Below is a list of common firing faults. While helpful, this list is not for instructional use and should only be used to help identify faults that may have occurred.
For comprehensive firing information on your particular type of ware and color, we suggest contacting the manufacturer or distributor. For more general instruction we suggest that you seek training from a qualified teacher.

Crazing is recognized by many hairline cracks on the glazed surface after the ware has been fired. This will not necessarily occur immediately after the final firing but over a period of time the hairline cracks will become visible. Crazing and cracking could be caused by:
1.    Bisque or greenware that has not been thoroughly fired. Greenware must be completely dry before doing a bisque firing. The piece should be fired to a cone 03 or 04 making sure the pieces are not crowded and adequate heat circulation surrounds all the pieces. If the pieces are not thoroughly fired, moisture will be trapped inside the ware. This will cause the crazing and cracking to occur during the glaze firing. The moisture and gases are escaping and disrupt the smooth glaze finish.

2.    Either cooling the kiln too rapidly or removing the ware before it is completely cool. Do not hurry the cooling process or raise the kiln lid before it is cool. An extreme temperature change could put stress on your ware thus causing crazing.

3.    Handling ware too roughly. Greenware is very delicate and should be handled carefully. Putting stress on a particular point could cause a crack that would not appear until after firing.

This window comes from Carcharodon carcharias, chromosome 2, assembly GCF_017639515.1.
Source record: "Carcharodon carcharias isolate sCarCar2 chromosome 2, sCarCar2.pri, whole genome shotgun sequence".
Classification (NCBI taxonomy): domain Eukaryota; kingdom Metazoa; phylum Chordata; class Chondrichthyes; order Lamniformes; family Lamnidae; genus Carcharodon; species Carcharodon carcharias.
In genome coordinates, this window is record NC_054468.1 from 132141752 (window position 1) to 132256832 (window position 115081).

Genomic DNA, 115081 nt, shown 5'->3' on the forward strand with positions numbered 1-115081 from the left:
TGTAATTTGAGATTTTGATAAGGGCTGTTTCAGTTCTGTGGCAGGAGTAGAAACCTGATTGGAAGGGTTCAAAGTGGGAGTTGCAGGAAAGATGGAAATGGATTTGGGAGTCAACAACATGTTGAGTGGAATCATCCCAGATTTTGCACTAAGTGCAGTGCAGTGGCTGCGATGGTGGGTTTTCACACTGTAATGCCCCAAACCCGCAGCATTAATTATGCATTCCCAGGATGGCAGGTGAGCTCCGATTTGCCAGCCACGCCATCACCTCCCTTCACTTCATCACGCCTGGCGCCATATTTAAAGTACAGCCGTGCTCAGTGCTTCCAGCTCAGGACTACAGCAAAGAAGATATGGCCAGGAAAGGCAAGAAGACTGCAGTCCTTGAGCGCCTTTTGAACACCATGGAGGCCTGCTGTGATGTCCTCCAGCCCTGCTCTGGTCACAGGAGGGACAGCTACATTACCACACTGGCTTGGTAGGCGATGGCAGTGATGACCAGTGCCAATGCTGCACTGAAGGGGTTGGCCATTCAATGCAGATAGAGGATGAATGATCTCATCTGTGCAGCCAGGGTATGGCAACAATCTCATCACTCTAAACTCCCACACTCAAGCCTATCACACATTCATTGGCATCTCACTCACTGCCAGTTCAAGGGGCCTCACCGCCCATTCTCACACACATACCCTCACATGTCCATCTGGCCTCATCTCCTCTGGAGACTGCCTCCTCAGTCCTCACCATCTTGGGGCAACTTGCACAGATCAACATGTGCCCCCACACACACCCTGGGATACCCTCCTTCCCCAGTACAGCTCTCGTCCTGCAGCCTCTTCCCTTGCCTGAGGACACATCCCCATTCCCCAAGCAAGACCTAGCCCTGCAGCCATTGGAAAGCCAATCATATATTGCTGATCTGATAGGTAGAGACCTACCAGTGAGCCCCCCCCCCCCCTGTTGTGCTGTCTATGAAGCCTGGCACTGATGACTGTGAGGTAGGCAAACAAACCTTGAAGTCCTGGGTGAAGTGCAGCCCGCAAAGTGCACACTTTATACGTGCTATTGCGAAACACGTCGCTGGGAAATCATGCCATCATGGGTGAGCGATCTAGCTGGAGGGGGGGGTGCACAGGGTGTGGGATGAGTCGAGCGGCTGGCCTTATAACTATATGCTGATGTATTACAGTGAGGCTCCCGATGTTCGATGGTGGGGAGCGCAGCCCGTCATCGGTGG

4.    Cracking of flat pieces could be caused from not enough ventilation surrounding the piece. Flat pieces should not be placed directly on the kiln bottom or shelf. They should be raised about 1″ from the firing surface by using posts or stilts. This gives good ventilation around the entire piece and eliminates cracking during the glaze firing.

5.    Inability for your clay and glazes to work together. Make sure you know what type of clay you are using and follow the paint manufacturers directions. Contact your slip or color manufacturer should you have questions on this issue.

1.    Underfired or immature bisque. Most often the bisque is fired to a cone 03 or 04. The glaze firing is generally fired 1 or 2 cones cooler, 05 or 06. If the bisque has not been fired completely through, gases will escape from the immature bisque causing small pinholes, craters or bubbles in the glazed surface. Read all directions on the color manufacturers products for correct firing temperatures. Contact your slip or color manufacturer should you have questions on this issue.

2.    Glaze could be applied to heavy. Apply only the number of coats according to the color manufacturers directions and label.

3.    Dust on the ware or in the kiln could cause some glaze defects. The ware should be free from dust by brushing the dust off with a soft brush or a damp sponge. Vacuum your kiln, including inside the grooves, to keep it free from unnecessary dust.